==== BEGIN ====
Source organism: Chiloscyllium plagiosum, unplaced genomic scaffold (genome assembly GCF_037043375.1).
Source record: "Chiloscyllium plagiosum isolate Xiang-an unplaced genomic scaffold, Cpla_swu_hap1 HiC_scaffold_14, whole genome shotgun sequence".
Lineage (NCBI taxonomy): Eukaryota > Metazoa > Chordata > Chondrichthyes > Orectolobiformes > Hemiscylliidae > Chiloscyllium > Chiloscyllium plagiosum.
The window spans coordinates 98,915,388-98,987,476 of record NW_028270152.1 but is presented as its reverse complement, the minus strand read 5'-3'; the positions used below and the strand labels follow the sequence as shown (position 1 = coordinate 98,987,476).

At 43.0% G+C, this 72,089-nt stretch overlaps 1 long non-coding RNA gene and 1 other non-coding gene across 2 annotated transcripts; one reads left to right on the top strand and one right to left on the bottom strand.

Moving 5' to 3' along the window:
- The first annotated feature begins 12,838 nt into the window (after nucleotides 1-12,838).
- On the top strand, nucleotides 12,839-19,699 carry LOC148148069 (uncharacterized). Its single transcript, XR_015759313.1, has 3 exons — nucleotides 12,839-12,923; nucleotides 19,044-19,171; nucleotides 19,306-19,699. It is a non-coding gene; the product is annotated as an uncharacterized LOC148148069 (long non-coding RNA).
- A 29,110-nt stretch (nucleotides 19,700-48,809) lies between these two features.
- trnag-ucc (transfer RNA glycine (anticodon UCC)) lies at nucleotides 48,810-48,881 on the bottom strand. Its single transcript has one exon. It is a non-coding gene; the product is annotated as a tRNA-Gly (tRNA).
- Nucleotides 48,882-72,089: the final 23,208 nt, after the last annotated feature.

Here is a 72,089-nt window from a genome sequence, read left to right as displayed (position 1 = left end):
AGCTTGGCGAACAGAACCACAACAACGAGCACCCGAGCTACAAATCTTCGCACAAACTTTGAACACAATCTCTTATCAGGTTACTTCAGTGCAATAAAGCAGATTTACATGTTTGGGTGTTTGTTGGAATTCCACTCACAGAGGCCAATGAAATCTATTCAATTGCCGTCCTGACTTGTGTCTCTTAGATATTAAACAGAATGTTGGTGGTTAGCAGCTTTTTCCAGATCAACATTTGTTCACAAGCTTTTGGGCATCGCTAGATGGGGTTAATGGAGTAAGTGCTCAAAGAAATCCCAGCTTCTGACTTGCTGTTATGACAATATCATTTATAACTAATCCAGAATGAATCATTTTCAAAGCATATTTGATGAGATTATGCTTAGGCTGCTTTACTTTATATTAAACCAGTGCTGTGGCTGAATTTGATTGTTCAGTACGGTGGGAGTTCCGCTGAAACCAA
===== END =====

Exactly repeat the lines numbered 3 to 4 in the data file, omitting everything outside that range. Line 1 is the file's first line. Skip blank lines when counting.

Lineage (NCBI taxonomy): Eukaryota > Metazoa > Chordata > Chondrichthyes > Orectolobiformes > Hemiscylliidae > Chiloscyllium > Chiloscyllium plagiosum.
The window spans coordinates 98,915,388-98,987,476 of record NW_028270152.1 but is presented as its reverse complement, the minus strand read 5'-3'; the positions used below and the strand labels follow the sequence as shown (position 1 = coordinate 98,987,476).